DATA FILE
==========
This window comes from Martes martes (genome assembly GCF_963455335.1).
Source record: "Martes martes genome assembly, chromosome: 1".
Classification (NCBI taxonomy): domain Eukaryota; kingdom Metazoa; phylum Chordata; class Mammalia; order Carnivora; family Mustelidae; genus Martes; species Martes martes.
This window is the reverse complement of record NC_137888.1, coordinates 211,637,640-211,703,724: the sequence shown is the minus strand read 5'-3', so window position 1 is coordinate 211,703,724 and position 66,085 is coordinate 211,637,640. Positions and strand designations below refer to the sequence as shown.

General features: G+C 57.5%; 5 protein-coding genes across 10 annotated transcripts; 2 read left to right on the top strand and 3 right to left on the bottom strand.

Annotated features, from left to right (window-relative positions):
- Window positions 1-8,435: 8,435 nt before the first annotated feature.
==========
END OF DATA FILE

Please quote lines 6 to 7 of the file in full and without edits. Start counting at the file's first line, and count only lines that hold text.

Annotated features, from left to right (window-relative positions):
- Window positions 1-8,435: 8,435 nt before the first annotated feature.